Will Renewable Energy Outrun the US National Electric Grid?

renewable energy national grid photo
Photo via Earthfirst

It could, according to an agency charged with monitoring and assessing it. A Climate Wire report notes that the North American Electric Reliability Corps is worried that the aging US electric network may have a tough time handling an influx of energy from new sources—energy that would have to be monitored and transferred in entirely new ways. So, even though Obama is planning on doubling renewable energy production in the US—will we be ready?

National Grid, Meet Renewable Energy


The different bills currently in Congress place aims to have between 4-6% of the nation's energy generated by renewable sources by 2012, and between 20-25% percent in 2021 and 2025. To keep up with such rapid expansion of alternative energy sources, there's going to have to be some serious infrastructure ready to handle the new load.

The biggest challenge, they say, will be simply having enough equipment to transmit the electricity:

"If there is a limiting factor in renewable power growth, it will be the inability to add enough transmission lines to accommodate new wind, solar and other renewable generation resources," [a NERC director of reliability assessments] said.

And while there are already efforts being spearheaded in Congress to get new transmission systems up and running in the US, $11 billion dollars for creating a Smart Grid from the stimulus, and momentum to spare on the issue, there're still a couple major obstacles in reconciling the national grid with renewable energy: adequate technology and deeper political understanding.

Technology for A Renewable-Friendly Grid

From Climate Wire:
"NERC said that integrating renewable power will require complex new computer models to anticipate, monitor and respond to the vagaries of weather that can suddenly alter electricity output from wind or solar units. Sophisticated new power flow monitors and controls will be needed."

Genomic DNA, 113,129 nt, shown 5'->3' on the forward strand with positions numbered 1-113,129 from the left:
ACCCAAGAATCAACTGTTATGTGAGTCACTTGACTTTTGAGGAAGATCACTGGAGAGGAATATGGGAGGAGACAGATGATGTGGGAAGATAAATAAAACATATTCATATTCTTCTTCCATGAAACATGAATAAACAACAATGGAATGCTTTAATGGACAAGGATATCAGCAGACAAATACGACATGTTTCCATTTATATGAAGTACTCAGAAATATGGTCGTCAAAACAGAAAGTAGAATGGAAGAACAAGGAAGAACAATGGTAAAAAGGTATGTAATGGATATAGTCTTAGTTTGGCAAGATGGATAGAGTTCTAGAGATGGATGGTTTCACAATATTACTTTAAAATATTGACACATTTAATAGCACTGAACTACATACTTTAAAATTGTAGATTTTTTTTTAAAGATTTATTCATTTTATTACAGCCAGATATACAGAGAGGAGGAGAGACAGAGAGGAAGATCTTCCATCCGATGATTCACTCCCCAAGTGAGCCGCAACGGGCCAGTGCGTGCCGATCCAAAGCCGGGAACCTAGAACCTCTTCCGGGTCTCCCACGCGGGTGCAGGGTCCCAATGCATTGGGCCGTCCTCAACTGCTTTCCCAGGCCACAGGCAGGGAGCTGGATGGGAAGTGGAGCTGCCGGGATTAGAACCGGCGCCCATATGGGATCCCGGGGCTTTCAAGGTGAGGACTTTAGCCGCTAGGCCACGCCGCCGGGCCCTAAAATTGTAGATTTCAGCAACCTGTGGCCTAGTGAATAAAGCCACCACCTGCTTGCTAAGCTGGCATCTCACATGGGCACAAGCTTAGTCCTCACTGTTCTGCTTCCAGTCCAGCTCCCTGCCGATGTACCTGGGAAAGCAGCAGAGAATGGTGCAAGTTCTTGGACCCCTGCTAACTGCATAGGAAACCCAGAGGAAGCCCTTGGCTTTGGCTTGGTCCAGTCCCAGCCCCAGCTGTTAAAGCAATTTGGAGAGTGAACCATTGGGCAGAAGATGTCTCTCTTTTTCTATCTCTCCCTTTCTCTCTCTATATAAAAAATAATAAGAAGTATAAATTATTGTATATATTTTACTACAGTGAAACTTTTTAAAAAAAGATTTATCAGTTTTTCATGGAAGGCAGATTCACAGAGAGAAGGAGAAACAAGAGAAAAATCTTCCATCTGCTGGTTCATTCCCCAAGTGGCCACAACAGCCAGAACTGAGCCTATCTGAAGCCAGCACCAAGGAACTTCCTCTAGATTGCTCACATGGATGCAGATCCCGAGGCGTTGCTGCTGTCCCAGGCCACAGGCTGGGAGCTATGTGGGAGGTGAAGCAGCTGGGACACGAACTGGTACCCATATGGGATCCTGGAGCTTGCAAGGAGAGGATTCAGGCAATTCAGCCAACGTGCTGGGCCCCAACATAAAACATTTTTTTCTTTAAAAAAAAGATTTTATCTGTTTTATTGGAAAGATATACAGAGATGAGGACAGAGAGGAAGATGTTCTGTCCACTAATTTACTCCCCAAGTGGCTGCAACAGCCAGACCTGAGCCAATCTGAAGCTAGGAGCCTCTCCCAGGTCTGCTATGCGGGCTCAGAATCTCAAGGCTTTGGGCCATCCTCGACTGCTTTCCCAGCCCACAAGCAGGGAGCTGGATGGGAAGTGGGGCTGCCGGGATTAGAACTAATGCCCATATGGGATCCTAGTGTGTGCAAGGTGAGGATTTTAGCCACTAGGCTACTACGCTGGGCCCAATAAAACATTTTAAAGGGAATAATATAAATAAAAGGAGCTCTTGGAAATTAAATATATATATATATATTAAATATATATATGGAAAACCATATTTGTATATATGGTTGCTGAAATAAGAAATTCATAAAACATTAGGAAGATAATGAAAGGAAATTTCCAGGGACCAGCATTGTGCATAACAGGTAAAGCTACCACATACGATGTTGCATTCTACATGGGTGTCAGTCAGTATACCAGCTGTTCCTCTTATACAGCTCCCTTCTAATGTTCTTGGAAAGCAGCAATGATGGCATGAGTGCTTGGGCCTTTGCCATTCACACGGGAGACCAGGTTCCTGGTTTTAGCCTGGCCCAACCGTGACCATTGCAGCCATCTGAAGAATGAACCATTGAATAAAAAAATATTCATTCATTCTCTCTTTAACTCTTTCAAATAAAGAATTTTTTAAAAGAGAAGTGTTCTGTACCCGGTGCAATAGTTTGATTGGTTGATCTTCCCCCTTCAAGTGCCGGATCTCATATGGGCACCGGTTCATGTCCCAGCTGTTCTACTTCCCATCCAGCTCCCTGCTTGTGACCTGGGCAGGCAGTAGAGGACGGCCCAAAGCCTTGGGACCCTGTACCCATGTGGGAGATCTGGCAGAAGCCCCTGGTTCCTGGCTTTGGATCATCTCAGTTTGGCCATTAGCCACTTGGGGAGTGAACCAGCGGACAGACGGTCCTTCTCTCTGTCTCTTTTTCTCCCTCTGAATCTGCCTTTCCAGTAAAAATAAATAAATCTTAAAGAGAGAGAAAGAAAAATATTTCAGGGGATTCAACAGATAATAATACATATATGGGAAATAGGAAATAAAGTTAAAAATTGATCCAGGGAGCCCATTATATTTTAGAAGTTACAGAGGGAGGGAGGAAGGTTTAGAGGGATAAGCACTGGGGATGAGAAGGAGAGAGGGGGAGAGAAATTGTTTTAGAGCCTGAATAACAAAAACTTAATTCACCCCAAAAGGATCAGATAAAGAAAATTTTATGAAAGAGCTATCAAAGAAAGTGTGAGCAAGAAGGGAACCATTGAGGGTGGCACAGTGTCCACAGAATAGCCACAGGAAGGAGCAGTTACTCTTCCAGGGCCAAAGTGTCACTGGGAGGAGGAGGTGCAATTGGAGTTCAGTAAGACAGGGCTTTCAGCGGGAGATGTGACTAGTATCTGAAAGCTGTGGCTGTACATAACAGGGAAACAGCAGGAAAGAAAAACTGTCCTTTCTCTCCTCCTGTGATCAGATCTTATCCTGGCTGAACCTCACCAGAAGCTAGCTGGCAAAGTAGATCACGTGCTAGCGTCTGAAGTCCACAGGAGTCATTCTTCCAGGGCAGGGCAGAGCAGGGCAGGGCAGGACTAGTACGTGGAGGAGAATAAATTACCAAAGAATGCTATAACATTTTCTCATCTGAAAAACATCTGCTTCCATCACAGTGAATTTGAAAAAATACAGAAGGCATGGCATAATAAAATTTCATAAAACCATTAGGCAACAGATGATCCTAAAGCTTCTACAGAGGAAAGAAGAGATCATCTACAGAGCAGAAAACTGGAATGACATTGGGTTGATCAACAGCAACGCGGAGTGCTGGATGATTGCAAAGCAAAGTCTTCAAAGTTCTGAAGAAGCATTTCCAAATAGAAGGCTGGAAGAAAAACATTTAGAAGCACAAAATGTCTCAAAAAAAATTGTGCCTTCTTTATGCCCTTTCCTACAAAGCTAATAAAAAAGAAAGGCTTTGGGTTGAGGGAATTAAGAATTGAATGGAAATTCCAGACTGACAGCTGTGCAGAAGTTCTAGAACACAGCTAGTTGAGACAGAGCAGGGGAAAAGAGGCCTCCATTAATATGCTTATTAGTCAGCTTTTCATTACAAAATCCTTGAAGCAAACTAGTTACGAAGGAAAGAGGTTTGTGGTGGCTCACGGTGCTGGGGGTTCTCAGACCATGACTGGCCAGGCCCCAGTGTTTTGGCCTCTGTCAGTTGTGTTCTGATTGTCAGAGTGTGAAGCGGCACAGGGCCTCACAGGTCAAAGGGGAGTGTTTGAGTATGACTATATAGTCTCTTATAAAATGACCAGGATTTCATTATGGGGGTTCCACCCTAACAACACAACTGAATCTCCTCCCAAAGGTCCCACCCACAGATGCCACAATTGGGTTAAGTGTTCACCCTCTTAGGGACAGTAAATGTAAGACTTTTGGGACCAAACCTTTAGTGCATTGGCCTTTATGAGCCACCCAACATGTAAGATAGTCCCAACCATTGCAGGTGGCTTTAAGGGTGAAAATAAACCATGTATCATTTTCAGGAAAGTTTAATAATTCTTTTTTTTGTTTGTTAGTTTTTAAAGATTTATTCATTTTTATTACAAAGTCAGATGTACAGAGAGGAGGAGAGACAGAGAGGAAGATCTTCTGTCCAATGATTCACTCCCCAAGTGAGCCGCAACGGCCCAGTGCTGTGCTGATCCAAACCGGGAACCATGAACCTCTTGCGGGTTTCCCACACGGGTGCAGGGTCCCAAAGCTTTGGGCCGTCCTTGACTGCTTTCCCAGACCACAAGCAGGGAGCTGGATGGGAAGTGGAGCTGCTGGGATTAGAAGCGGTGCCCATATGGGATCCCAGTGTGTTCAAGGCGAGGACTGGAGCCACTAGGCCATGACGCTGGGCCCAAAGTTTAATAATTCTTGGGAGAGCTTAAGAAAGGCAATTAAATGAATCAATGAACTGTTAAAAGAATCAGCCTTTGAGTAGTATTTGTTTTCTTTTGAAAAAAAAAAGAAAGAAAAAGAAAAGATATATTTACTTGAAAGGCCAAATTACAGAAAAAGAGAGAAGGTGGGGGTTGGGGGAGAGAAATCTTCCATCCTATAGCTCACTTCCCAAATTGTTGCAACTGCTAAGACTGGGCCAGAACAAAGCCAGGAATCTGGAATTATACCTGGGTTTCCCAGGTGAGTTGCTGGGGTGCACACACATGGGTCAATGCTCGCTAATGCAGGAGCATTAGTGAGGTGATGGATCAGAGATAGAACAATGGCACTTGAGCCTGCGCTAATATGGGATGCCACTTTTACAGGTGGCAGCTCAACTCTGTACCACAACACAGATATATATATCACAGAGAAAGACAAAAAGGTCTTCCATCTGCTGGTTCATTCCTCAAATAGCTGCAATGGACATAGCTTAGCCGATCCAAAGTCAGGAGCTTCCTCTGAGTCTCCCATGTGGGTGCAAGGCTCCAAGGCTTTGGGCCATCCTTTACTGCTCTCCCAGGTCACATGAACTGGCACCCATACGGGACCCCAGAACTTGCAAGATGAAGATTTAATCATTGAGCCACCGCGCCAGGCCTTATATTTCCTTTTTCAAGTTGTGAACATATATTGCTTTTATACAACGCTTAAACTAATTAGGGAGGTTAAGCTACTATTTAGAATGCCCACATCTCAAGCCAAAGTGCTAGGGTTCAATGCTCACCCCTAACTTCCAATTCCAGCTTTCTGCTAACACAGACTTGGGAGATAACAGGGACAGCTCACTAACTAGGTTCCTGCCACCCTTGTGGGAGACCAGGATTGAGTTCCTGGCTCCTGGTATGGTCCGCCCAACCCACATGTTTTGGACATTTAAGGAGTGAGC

Basically, before we can expect a fully functioning grid to transfer renewable energy on a large scale, we're going to need better technology. But NERC is optimistic. They believe that technological advances will come concurrently with the accelerated rise of renewable energy—they're betting that the technology will be there in time for when we need it.

Gridlocked Politics?

As for the politics, the NERC spokesman said
On the policymakers' side, there's a lot that is not still understood about the implications of a large share of renewables."
Which could of course lead to renewable energy development being out of sync with the grid technology—but seeing as how the renewables will be phased in over the course of a decade, there's reason to hope such discrepancies would be better understood and ameliorated accordingly over time.

So will renewable energy overtake the grid It might—but worst case scenario, it drives more of the private sector to work on getting transmissions systems built or updated while renewable energy continues to surge. In other words, this should be far from our greatest fear. But an efficiently managed political process with informed briefings of tech developments will be key to keeping the process moving.

More on Renewable Energy and the Grid
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How-To: Get Renewable Energy in New York City
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Tags: Alternative Energy | Clean Energy | Congress

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